Panama sets up panel after law firm leak

Panamanian President Juan Carlos Varela (06 April 2016)Image copyright

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President Juan Carlos Varela is determined to ensure Panama’s reputation is not besmirched by the scandal

Panama is creating an international panel to help improve transparency in its offshore financial industry.

The move follows the leak of millions of documents from law firm Mossack Fonseca, showing it helped some clients evade tax and avoid sanctions.

Several countries are probing possible financial crimes by the rich and powerful in the aftermath of the leak.

President Juan Carlos Varela said Panama would work with other countries over the revelations.

“The Panamanian government, via our foreign ministry, will create an independent commission of domestic and international experts,” he said in a televised address.

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The leaks from Mossack Monseka’s offices in Panama have created a worldwide media storm

The panel, he said, would examine working practices and propose measures that could be shared to strengthen the transparency of the financial and legal systems.

Correspondents say the president is eager to defend his country against a “media attack” by wealthy countries that he says are unfairly stigmatising him following the leak.

Mossack Fonseca, for its part, says that it has been the victim of a hack.

Mossack Fonseca partner Ramon Fonseca insisted the leak was not an “inside job” – the company had been hacked by servers based abroad.

It has now filed a complaint with the Panamanian attorney general’s office.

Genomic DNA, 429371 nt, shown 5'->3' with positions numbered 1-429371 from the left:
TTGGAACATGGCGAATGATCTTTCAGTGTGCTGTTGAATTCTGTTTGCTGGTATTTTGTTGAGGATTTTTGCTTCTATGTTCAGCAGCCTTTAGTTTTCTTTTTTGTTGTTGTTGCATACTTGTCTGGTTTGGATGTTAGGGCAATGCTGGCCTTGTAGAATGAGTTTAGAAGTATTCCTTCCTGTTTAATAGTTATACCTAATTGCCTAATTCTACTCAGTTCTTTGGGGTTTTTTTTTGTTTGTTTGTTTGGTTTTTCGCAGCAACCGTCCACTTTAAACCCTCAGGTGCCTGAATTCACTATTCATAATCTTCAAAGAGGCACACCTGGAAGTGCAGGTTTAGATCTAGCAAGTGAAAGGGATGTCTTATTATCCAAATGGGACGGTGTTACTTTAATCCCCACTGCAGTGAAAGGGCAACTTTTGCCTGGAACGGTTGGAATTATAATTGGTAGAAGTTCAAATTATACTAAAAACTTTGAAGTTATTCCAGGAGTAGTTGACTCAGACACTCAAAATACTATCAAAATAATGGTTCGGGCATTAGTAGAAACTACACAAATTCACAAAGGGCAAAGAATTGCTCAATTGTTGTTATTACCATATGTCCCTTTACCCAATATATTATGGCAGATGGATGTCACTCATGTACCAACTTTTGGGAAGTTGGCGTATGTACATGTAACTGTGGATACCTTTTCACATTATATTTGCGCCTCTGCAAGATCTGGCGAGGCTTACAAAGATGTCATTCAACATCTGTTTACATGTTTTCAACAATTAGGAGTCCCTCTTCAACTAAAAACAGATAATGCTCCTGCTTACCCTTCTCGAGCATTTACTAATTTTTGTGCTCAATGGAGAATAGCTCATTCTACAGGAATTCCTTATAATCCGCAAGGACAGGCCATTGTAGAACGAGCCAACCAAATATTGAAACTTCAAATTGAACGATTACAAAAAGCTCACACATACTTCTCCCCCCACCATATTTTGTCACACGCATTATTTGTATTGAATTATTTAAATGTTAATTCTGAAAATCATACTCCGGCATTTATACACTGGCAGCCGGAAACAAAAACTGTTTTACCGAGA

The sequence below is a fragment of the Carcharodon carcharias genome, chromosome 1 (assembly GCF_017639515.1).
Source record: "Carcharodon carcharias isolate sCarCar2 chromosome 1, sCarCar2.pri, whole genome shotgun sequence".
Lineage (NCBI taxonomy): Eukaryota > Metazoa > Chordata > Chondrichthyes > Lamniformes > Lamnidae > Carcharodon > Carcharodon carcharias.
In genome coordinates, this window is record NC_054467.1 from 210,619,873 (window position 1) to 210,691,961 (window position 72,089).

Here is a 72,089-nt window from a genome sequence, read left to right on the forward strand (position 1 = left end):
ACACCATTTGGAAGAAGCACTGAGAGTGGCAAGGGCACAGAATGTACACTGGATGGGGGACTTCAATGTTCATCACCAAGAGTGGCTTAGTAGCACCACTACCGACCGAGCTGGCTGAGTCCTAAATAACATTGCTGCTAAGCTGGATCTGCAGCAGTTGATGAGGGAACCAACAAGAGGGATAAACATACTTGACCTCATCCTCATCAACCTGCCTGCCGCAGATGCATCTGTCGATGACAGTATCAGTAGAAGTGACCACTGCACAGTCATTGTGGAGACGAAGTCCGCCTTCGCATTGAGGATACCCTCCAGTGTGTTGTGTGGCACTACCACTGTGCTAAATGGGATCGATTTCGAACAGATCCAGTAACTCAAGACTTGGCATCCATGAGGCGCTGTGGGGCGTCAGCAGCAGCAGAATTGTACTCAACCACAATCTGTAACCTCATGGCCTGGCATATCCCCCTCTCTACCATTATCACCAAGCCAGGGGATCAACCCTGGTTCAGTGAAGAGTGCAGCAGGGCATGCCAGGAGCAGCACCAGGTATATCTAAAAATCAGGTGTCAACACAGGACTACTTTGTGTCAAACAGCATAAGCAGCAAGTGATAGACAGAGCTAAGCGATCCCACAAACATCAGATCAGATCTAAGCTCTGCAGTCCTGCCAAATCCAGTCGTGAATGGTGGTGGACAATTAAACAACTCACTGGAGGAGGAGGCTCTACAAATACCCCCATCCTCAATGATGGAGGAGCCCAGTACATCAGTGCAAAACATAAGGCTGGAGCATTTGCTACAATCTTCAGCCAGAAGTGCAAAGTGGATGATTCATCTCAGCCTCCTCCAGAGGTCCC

Mossack Fonseca has accused media organisations reporting the leak of having “unauthorised access to proprietary documents and information taken from our company” and of presenting this information out of context.

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Mossack Fonseca says it has never been charged with any wrong-doing

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Mr Fonseca said the “only crime” that had been committed was the hack of his firm’s servers

The revelations have already sparked political reaction in several countries where high-profile figures have been implicated.

On Tuesday Iceland’s Prime Minister Sigmundur Gunnlaugsson stepped down after the documents showed he owned an offshore company with his wife but had not declared it when he entered parliament.

More on the Panama Papers

Panama Papers – tax havens of the rich and powerful exposed

  • Eleven million documents held by the Panama-based law firm Mossack Fonseca have been passed to German newspaper Sueddeutsche Zeitung, which then shared them with the International Consortium of Investigative Journalists. BBC Panorama and UK newspaper The Guardian are among 107 media organisations in 76 countries which have been analysing the documents. The BBC does not know the identity of the source
  • They show how the company has helped clients launder money, dodge sanctions and evade tax
  • Mossack Fonseca says it has operated beyond reproach for 40 years and never been accused or charged with criminal wrongdoing
  • Tricks of the trade: How assets are hidden and taxes evaded
  • Panama Papers: Full coverage; follow reaction on Twitter using in the BBC News app, follow the tag “Panama Papers”
  • Watch Panorama on the BBC iPlayer (UK viewers only)

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